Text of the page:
Have you taken a trip in a small plane? I mean truly small… the type that requires a limit of one carry-on bag only? Aside from the apprehension that I personally feel about bouncing around in a small airplane, I feel a slight anxiety about the packing of this all-important bag.

“Carry on only,” the travel documents read; which means that one seemingly diminutive piece of gear has to contain absolutely everything that could be needed for the travel time and the destination. What do you do? It’s what we all do: lay out what you think you need and then…you pare it down.

1. You eliminate the excess: you do away with every bit of clothing that doesn’t make you feel absolutely fantastic (ok, maybe that’s mostly how girls think, but I bet a few guys do, too).
2. You eliminate anything that is too similar to anything else (for example: one pair of neutral flip flops, not 5 in every color).
3. You limit the toiletries and makeup to only what is really needed to allow you to make a good impression, and stay healthy.

There is something almost cathartic about packing this way, isn’t there? There is a sense of accomplishment when you can look at that small, efficiently pared-down bag of stuff, and know you’ll be just fine.

“Paring down” your message, or your story is a requirement for media opportunities, and is often just as tough a thing to initially comprehend. Experts are usually passionate about their field of work, and eliminating anything about our story may not seem possible at first. There is an attachment that develops to the intricacies of what makes us tick and the experiences that drive us. However, making the most of a television opportunity means relaying that passion in short 15 to 30 seconds sound bites.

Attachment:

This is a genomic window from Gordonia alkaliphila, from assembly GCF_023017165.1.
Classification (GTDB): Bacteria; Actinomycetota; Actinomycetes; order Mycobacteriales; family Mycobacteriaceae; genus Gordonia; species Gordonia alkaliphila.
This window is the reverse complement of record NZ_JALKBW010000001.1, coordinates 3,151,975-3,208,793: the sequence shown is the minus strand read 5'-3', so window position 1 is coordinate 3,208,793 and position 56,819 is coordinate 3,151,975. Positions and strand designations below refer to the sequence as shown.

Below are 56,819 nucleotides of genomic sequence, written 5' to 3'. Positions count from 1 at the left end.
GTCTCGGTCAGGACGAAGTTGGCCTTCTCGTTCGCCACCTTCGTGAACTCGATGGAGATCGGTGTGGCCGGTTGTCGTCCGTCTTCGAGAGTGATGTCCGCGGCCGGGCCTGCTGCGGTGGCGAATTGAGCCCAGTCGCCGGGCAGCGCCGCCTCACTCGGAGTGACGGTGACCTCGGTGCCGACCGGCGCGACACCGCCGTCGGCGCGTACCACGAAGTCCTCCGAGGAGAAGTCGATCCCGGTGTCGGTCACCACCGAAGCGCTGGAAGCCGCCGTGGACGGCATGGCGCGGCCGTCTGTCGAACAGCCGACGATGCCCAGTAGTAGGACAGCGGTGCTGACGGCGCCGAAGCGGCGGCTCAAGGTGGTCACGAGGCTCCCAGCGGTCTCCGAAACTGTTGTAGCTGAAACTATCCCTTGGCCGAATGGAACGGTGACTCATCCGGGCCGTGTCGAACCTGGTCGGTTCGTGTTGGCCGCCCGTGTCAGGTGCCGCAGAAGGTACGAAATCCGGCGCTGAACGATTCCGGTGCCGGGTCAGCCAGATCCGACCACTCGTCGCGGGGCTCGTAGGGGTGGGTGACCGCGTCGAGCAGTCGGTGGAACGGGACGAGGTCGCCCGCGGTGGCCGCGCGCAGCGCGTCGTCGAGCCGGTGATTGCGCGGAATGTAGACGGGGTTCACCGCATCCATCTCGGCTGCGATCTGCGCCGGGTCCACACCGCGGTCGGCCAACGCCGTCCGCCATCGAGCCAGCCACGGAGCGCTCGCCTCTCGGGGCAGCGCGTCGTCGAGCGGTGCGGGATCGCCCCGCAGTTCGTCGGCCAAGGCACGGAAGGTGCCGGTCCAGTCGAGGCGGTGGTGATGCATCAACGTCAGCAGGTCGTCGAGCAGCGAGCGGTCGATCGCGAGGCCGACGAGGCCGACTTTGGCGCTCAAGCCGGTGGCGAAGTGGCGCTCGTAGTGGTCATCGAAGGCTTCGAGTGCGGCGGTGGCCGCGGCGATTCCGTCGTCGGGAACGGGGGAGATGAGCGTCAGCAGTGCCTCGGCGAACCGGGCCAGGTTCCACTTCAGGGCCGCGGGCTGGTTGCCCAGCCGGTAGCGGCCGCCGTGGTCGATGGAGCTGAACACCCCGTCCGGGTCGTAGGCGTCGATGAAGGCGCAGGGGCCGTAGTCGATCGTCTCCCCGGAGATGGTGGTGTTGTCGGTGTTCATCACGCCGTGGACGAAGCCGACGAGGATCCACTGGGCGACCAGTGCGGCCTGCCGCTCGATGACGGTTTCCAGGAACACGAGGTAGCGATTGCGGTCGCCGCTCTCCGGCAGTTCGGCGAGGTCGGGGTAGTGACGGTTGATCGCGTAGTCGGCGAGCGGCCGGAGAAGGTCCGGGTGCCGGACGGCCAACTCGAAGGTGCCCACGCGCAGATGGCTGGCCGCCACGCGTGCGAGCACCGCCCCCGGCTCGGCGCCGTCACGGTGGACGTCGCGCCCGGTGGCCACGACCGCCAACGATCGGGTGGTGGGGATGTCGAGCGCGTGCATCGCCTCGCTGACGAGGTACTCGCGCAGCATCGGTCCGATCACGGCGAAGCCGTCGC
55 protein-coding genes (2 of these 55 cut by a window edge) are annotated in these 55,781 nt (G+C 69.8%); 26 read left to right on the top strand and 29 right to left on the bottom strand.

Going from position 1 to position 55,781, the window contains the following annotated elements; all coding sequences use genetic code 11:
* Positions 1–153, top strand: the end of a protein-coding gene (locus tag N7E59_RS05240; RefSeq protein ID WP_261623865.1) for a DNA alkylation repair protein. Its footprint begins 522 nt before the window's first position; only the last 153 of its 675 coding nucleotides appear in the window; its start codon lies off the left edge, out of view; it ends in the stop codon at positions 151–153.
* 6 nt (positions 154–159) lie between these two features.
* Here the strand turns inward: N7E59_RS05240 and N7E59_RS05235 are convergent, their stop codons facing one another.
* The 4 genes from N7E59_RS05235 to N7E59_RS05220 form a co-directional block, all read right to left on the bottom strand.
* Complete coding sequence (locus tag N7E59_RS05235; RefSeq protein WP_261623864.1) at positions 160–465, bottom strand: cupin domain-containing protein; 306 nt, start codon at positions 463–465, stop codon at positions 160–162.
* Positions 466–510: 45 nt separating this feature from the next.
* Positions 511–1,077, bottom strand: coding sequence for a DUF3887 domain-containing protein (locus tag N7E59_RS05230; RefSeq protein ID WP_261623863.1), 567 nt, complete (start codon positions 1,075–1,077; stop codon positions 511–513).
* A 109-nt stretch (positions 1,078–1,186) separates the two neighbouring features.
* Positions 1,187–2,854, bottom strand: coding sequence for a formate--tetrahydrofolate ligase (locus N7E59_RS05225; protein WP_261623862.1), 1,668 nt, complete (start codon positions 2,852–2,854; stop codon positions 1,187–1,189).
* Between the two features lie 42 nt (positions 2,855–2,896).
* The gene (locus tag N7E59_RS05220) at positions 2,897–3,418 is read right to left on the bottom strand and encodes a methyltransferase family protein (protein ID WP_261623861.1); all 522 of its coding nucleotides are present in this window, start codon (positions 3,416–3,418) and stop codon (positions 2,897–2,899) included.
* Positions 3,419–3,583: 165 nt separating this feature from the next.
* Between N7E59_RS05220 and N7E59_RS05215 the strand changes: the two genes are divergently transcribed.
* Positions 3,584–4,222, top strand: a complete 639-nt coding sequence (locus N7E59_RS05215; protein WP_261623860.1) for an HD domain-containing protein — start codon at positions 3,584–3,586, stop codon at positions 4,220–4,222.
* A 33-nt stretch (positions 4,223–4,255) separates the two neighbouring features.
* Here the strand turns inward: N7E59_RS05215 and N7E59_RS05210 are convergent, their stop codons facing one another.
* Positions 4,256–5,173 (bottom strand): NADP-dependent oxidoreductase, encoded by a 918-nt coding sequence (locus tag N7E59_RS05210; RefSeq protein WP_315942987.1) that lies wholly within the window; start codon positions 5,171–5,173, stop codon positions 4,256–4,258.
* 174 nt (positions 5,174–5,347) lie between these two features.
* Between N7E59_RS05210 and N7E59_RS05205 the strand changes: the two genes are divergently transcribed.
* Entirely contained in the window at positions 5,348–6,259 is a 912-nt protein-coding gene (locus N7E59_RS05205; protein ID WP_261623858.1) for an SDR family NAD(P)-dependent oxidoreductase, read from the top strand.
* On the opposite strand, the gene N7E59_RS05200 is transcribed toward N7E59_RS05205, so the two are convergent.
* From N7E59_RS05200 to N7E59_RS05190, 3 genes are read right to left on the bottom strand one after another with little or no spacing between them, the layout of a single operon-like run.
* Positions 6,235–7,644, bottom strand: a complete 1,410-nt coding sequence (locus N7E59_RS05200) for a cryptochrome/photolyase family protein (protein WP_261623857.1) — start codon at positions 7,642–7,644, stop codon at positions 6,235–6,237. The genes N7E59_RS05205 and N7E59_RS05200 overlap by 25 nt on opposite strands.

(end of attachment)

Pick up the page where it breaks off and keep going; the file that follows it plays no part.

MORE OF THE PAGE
It may sound cold, or as though you are manipulating your message but actually, the audience attention will stay with you when your expressions are shorter in length.

Bonus #2: Shorter sound bites can be lifted and re-used. Examples:

1. A concise answer to an interview question may be re-broadcast during a similar news period where they need an expert “quote”… there you are again. Doubling your exposure.
2. A short version of your message will be a perfect video clip for your website, (or an affiliates website!) quickly building rapport with site visitors and increasing your conversion rate up to 300 percent!
3. Eliminating specifics of your story allows room for future questions and more in-depth interviews later. If you don’t lay it all out first time, you can be asked back to the interview show, if at all possible. That’s how experts are “recognized.”

I hope this makes sense as you are contemplating what “stuff” to pack in your virtual “carry-on bag” on the way to an interview. Keep only the good stuff that makes the best impression by letting go of negative words and phrases. Then, eliminate any elements that are too similar in order to eliminate redundancy, and be sure to include what is at the heart of your passion for what you do; What drives you is something that you can relate every time that you appear as an expert.

One last essential to include is as important as toothpaste… be sure to always make yourself available by including your website address, or some way people can find you after the show is off the air; there may be a producer of an even bigger show needing you ASAP, and they need that info!

Your journey can be as great as your destination.

Author's Bio: 

Sandra Dee Robinson has spent nearly all of her life in front of a camera: as an actor (including Another World, Sunset Beach, Bold and the Beautiful, General Hospital, Days of Our Lives, Two and a Half Men, Criminal Minds, Secret Life of an American Teenager and TV movies) and as a TV host and product spokesperson. For the past several years, Sandra has been coaching entertainment reporters and television hosts and she founded Charisma on Camera to expand her clientele to professionals in any field. Her current clients include authors, life coaches, politicians, business men and women that want to solidify their presentation as a platform to establish themselves as an expert guest, successful speaker or even host their own show. Sandra loves finding the hidden "gems" in each individual that can magnetize an audience, and watching her clients¹ confidence on camera soar as they polish their personal brand for TV success.

Contact us at: info@charismaoncamera.com